Americans’ Challenge to No-Fly List Gets Day in Court

About a dozen U.S. citizens and lawful permanent residents who cannot fly from the United States because they are on the so-called “no-fly list” will finally have their case heard by a federal appeals court Friday.

The two-year-old suit claims the plaintiffs, who include two retired U.S. military veterans once stranded in Egypt and Colombia, have been unconstitutionally barred from flying without being told why or provided a meaningful chance to clear their names.

“A secret list that deprives people of the right to fly and places them into effective exile without any opportunity to object is both un-American and unconstitutional,” ACLU attorney Ben Wizner said in a statement.

U.S. District Judge Anna Brown of Portland sided with the government last year, ruling the Department of Homeland Security’s redress program, known as the Traveler Redress Inquiry Program, cannot be challenged in the lower federal courts, only in the appellate courts.

“The court also concludes any ‘order’ through DHS TRIP that might cause the names of any or all plaintiffs to remain on or to be removed from any no-fly list would have to be issued by TSA pursuant to § 46110(a). Accordingly, this court does not have jurisdiction to provide the relief plaintiffs seek in their second amended complaint,” Brown wrote.

The ACLU’s appeal will be heard by the 9th U.S. Circuit Court of Appeals in Portland on Friday.

The plaintiffs include Raymond Early Knaeble, a U.S. citizen once stuck in Colombia; Samir Mohamed Ahmed Mohamed, Abdullatif Muthanna, Nagib Ali Ghaleb, three Americans prevented once from flying to the United States from Yemen; and Abraheim Mashal, a retired Marine prevented from flying from Illinois.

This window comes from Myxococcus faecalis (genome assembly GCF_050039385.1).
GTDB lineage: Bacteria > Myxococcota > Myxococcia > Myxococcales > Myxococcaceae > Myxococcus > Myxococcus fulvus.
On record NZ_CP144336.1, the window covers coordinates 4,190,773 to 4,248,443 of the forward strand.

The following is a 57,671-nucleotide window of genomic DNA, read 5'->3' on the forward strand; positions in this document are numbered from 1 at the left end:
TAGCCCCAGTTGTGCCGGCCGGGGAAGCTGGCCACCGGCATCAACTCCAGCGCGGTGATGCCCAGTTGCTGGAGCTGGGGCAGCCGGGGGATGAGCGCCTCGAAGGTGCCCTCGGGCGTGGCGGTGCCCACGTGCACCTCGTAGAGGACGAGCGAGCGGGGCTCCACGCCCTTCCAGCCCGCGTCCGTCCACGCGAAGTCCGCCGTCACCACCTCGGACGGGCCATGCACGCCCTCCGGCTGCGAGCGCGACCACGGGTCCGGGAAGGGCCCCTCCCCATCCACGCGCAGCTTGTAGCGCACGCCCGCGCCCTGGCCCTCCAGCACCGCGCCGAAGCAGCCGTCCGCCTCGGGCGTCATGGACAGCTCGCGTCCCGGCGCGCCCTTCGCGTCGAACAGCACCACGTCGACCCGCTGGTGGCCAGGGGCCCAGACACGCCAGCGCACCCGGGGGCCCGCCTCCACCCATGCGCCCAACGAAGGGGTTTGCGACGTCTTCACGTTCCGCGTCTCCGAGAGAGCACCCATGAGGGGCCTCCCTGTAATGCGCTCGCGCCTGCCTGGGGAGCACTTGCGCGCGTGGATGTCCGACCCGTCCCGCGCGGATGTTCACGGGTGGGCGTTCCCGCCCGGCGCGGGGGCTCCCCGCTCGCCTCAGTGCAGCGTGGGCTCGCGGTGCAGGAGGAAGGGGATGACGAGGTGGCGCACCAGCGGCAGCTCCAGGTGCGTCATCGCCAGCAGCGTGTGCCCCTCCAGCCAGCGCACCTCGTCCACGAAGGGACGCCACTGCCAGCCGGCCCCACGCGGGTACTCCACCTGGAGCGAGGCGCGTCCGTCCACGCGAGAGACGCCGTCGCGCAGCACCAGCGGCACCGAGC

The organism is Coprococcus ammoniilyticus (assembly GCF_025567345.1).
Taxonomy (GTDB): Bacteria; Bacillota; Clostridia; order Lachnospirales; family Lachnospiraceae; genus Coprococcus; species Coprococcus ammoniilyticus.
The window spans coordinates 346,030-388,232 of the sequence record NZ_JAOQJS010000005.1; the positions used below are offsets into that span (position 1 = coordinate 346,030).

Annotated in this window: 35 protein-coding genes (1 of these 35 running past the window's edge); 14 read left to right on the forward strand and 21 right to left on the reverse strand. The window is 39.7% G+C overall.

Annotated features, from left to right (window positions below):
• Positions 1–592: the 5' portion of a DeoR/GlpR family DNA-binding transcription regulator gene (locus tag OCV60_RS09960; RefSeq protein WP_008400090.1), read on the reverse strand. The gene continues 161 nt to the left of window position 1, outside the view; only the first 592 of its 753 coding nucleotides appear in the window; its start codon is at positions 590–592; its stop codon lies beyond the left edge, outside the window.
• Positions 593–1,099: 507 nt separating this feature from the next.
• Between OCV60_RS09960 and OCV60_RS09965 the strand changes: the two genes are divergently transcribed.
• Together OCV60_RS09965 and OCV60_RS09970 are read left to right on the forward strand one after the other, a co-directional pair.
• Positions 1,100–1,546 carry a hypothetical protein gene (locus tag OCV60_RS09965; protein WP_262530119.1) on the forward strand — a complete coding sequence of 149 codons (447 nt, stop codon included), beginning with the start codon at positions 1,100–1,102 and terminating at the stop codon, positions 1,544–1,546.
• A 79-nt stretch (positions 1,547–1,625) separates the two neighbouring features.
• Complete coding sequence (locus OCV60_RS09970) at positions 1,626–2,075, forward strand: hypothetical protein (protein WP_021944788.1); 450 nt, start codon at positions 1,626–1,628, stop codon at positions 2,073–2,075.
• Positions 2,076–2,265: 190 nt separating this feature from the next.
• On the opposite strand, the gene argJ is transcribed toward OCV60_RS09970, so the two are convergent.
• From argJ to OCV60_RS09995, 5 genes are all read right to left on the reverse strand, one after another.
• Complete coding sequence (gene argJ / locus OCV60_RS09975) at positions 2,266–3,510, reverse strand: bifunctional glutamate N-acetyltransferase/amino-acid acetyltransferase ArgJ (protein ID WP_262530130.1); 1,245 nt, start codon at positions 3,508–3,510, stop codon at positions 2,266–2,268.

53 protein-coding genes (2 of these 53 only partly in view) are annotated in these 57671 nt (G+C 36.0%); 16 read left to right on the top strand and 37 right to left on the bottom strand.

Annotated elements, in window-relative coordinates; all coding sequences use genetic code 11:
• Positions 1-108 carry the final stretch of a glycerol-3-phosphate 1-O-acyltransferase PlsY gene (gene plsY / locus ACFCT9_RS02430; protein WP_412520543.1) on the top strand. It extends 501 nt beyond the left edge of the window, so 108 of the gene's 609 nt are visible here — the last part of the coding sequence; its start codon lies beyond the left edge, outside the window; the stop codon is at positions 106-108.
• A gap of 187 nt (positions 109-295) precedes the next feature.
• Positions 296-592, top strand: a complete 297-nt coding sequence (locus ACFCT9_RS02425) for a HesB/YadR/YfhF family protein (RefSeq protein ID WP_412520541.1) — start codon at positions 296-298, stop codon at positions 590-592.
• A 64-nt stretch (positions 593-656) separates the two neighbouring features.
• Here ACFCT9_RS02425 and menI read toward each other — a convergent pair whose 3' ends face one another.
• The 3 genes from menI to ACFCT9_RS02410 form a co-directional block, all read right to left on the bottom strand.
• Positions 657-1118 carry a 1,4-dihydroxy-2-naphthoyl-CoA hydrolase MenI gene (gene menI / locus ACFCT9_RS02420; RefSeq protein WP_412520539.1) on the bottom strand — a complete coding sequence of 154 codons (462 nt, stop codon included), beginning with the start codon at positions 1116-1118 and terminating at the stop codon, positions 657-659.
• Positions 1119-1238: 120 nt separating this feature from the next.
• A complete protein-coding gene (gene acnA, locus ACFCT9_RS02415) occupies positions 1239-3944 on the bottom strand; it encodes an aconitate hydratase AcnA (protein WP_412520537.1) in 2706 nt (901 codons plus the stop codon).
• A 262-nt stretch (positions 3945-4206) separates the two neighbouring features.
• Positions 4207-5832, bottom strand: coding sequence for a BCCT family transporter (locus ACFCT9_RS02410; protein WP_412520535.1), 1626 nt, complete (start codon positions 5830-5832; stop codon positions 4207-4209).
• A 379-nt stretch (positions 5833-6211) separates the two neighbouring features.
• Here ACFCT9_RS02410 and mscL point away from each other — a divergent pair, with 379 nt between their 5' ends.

The ACLU said its clients were provided one-time waivers to fly to the United States, although the government maintains they are too dangerous to fly.

Those who figure out they have been put on the no-fly list or the selectee list (which subjects travelers to patdowns and increased scrutiny) may apply to be removed, but have no right to see the evidence used against them or to have a hearing.

In 2011, Gulet Mohammed, a teenage American traveling abroad, accused FBI agents of using the no-fly list as a way to compel him to talk about his travels. When he refused, he was then tortured in a Kuwaiti prison, Mohammed said.

The ACLU will have to contend with a 2006 ruling from the 9th Circuit Court of Appeals which rejected a challenge to the government’s ID policy for air travel on the grounds that there’s no constitutional right to fly. While the court found there is a constitutional right to travel, the justices argued that there are other means of traveling in the U.S. other than by plane.

The court will have to decide if that logic holds in a case involving Americans’ rights to return to their home country.

The no-fly list, which includes both citizens and foreigners, increased in size from 10,000 to 21,000 names last year, after the government relaxed the requirements for being put on the list in 2010.

In February, the 9th Circuit revived a Malaysian woman’s legal fight against the no-fly list, ruling she may challenge her two-hour detention on allegations she was wrongly singled out as a suspected terrorist at San Francisco International Airport. That case, brought by Rahinah Ibrahim, questions how far the law stretches when it comes to detaining watchlisted persons in U.S. airports.